The memorial plaques are raised from the surface by mounting them on cardboard. They too are riveted to the main canvas. This piece is available for $2000.


September 15, 2007

Looking around my studio late last night I noticed this face staring at me from the floor. I stooped down and took this shot.

It is one of the 104 paintings that made up the Scarlet Letter Wall at the Lenox Library this summer. But from the way I had it laid sideways against a box on the studio floor, it took on a different look.

This is one of the three-dimensional works I made in 2005-2006. I used Level Best, a cement-like substance used for leveling floors before applying tile.

I made a raised aluminum frame around it and steadied the head by wiring it to stainless steel posts sunk into the stretcher.

This was always one of my favorites. So I wasn't broken hearted when it wasn't one of the 20 paintings that sold.

After looking at Emily Young's sculpture (see my September 7 post), I think I'll be tackling more of my own in the coming year. The problem is that it takes up too much storage space.

We just got back from visiting friends on Cape Cod for a couple days. The six of us had great food, great conversations and went on a four-hour whale watch. We got extended looks at three humpbacks, each with a calf swimming alongside her. It was pretty amazing.


September 10, 2007

Some people wear their heart on their sleeve. I wear mine on my forehead.

See it? It's near the hairline on the right side in the photo, which is actually the right side on my head since this is a mirror image.

Riley pointed it out this summer.

"Grier, did you know that you have a heart on your forehead?"


I stooped over. "There." She touched the spot.

I went to the mirror. Sure enough. I had known I had an age spot - or whatever it is - up there. But I had never noticed that it was a heart.

"Do you like it?" Riley wanted to know.

"Yes, it goes with the hearts in my show."

Take a look at my July 29 post, for instance

P.S. I'm taking the next four or five days off. Hope to post again about Sept. 15.


September 7, 2007

Isn't this Wounded Angel III by Emily Young amazing? I came across her work by accident while surfing the Web Thursday night and was stunned.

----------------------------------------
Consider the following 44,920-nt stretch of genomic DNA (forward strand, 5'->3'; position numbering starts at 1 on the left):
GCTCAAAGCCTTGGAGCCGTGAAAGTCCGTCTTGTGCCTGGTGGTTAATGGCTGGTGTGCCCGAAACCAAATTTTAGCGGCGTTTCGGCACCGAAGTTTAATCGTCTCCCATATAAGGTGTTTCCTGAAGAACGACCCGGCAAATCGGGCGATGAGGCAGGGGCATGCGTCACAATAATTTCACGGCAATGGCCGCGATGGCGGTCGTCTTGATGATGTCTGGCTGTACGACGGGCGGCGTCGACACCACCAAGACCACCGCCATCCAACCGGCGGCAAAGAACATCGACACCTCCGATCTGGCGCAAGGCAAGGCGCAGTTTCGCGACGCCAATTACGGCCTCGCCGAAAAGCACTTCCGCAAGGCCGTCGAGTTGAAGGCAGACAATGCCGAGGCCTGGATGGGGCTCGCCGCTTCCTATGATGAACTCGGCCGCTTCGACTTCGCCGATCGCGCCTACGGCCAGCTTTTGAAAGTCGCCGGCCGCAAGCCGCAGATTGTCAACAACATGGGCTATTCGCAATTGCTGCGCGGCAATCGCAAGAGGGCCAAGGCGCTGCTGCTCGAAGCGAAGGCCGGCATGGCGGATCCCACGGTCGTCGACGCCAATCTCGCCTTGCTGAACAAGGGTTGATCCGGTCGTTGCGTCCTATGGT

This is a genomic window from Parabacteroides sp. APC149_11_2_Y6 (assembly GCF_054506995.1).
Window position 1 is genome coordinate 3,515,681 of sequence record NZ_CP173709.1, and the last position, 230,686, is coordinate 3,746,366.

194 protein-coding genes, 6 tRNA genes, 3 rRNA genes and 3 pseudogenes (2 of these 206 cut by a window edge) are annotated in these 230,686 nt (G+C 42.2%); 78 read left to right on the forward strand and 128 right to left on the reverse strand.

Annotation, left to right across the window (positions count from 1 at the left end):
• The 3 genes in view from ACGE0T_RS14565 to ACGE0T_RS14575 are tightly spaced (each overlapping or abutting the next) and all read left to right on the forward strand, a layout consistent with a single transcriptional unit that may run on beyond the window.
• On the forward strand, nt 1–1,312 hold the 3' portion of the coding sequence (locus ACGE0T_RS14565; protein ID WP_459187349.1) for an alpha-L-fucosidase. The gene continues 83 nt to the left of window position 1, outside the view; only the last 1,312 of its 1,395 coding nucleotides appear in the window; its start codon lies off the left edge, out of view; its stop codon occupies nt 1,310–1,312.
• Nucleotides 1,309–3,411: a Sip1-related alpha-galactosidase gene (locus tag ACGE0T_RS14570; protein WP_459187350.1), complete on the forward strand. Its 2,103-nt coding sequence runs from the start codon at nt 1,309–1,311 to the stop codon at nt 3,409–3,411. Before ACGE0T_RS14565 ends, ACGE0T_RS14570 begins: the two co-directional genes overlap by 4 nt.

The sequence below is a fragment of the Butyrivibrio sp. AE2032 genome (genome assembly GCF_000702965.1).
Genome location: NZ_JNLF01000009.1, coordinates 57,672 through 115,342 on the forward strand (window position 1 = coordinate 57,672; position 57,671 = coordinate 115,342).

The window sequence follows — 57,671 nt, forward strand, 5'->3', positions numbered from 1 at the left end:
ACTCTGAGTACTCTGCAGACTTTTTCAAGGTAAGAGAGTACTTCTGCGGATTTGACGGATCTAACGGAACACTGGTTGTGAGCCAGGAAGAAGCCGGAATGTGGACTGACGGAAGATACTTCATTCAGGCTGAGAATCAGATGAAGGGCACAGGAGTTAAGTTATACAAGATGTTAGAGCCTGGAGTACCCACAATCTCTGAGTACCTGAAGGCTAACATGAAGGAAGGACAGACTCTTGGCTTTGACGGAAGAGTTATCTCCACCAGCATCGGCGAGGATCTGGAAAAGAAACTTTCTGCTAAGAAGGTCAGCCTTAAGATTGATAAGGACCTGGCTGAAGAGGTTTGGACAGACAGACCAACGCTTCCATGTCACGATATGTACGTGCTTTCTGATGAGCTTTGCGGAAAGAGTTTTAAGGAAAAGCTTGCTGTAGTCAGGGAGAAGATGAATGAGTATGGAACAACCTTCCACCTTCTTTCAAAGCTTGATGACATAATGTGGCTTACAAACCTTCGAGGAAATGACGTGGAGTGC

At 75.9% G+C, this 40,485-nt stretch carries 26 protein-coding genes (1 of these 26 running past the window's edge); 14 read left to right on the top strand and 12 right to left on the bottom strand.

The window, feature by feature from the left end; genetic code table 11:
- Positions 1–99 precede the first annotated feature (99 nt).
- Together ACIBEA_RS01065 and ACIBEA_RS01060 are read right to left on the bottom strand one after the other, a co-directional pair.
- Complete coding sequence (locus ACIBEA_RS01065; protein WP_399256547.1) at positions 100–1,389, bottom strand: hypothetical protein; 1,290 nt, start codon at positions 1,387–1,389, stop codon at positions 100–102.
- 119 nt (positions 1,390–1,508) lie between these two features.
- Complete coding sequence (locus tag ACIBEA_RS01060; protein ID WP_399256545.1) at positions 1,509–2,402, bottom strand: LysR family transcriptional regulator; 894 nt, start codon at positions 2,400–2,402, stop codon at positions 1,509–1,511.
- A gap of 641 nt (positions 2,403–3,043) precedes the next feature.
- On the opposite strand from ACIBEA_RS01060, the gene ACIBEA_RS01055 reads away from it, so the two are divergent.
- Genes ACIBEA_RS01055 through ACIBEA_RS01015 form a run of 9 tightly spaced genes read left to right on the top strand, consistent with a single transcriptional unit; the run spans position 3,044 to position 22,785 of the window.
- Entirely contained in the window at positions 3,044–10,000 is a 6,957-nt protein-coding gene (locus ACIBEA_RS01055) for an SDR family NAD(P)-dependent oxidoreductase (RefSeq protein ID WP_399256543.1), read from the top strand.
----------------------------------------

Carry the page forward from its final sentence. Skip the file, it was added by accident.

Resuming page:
Emily Young. I'd never heard of her. She's an English sculptor. One hell of a sculptor. Look at Solar Disk II on the right. I've never seen anything like that. And it isn't plastic. It's carved from a stone called chalcedony. Chalcedony has a waxy luster, and may be semitransparent or translucent. It comes in a variety of colors.

Ms. Young was born in London in 1951 into a family of artists and writers. Her grandmother Kathleen Scott was a pupil of Auguste Rodin and widow of the explorer Robert Falcon Scott. Ms. Young's father Wayland Hilton Young, 2nd Baron Kennet, was a politician and writer.
In the mid 1960s, according to Wikopedia, Ms. Young was involved in the psychedelic scene of London, and has been rumored to be the inspiration for the song "See Emily Play", written by Pink Floyd's Syd Barrett.

She was a painter until the 1980s when she turned to working in stone, giving us pieces like Warrior Poet below.



September 5, 2007

The ancient mariner pulls into shore at the end of his first solo ride on a jet ski. The scene is Point Peninsula on Lake Ontario near Canada.

Yes, I know, jet skis are an earsplitting invader of our natural environment. But did I ever have fun. David took me for my first ride and then showed me how to run the thing. They really buck in the waves.

We were visiting him and Cookie, who is Babbie's sister, which from their names I guess you wouldn't have much trouble figuring out. Also up there were Pete, their brother, and his wife Zoa. The six of us get along great. There's a lot of kidding around, storytelling, a lot about family and the jokes age is playing on us.

Here's the dream house Dave and Cookie built on the lake after years of planning. The porch goes all around. We'd sit on it every evening and watch the red sun sink behind the lake's horizon line. They live there from April to November. The rest of the year they're nomads.

Sunday we took two bridges as we island-hopped across the St. Lawrence River into Canada, passports in hand. We ate lunch in Gananoque on a deck overlooking the St. Lawrence River. The meal was good and I got a hell of a sunburn.

On Labor Day Babbie woke me up with news that the wind was blowing, the waves were up and Cookie was out swimming in the lake. I was a life guard on the Hudson River for three summers a lifetime ago. But now I avoid swimming like the plague. Sometimes I think I'll die if I plunge into cold water. How's that for good mental health. Besides, as a public service, I like to keep my body under wraps.

But Cookie was out there diving into the waves and I joined her. It was fun in the surf. Take a look. Babbie took this shot and the one of me on the jet ski.





Seth Harwood, writer

Leslie, poet

Joe Goodwin, painter

Juliane: bimbopolitics

Lisa Reinke, painter

John Mitchell, commentary

Charles Guiliano, MAVERIC, art critic

Saatchi Gallery

Steve Satullo, movies

Christine Heller, artist